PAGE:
This silver mine preserves two features of bygone practice. One is the reversible waterwheel of the ore-hoist, which originally was installed in 1565 and currently dates back to 1824. The present wheel is 9 meters in diameter and reaches a depth of 700 meters.
At a time when steam power was finding its first uses in America, Philadelphia opened two steam pumping stations, January 1801, to lift water from the Schuylkill River and distribute it through the city's wooden pipes and mains. By 1811 a new water power works was begun on the river near Morris Hill, and the Fairmount Water Works opened September 7, 1815. These water works represented the first large-scale application of steam pumping to water service in the country.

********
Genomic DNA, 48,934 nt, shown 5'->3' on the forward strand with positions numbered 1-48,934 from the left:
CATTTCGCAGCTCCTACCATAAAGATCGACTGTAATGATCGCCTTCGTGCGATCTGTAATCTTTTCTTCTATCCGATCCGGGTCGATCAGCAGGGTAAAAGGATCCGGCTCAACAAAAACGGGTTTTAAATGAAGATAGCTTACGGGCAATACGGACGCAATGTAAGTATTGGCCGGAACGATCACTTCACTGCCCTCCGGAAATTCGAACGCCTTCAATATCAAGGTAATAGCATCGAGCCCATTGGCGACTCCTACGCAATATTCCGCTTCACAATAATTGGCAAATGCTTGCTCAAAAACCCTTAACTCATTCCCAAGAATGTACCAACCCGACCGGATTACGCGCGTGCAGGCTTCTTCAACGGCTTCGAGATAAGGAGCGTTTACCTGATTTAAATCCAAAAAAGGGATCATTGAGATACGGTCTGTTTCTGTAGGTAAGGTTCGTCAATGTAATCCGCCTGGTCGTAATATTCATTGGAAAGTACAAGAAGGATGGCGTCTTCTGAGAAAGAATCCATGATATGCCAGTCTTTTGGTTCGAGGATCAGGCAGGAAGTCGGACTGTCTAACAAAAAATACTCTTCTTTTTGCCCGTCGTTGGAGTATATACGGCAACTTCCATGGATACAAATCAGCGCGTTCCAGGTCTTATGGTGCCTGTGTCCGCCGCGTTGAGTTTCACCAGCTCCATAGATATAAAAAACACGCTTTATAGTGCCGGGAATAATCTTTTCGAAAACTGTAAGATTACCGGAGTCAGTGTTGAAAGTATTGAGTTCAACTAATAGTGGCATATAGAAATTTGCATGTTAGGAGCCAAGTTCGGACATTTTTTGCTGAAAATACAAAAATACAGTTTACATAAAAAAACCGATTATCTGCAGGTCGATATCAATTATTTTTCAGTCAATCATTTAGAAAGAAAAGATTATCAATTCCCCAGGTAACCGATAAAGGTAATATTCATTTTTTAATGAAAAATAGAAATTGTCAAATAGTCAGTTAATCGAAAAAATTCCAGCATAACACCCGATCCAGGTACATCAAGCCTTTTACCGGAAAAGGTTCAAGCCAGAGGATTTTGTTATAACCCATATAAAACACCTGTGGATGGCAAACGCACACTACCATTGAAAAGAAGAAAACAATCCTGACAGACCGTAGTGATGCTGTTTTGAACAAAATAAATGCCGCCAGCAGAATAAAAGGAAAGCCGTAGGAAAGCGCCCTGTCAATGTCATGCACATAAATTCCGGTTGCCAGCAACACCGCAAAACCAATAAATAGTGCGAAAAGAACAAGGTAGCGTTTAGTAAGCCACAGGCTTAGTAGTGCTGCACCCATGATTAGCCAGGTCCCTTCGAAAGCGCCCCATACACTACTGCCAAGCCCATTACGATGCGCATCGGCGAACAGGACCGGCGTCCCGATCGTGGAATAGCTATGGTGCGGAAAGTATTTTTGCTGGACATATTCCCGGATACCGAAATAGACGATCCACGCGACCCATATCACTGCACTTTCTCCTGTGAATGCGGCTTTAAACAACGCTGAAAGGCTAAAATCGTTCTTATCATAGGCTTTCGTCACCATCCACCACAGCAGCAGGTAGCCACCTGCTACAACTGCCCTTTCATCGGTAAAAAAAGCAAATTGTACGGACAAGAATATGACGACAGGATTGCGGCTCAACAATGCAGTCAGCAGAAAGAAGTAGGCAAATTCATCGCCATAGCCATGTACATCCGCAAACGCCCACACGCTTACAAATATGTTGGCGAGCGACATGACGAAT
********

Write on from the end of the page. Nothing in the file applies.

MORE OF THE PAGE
The Saugus Ironworks, the first commercial ironworks in North America, was an impressive technological achievement for an early colony. The same basic processes are used today: reducing iron oxide with carbon to produce metallic iron that can be cast in a mold, producing wrought iron by puddling cast iron, and fabricating wrought iron with power hammer and rolls.
The Noria al-Muhammadiyya is the most famous of many norias in Hama. This giant operating noria is unique in both size and age. Built in 763 AH, or 1361 CE, and still in use today, it is a stand-alone water pump. The river that provides the water it raises also serves as its sole source of energy.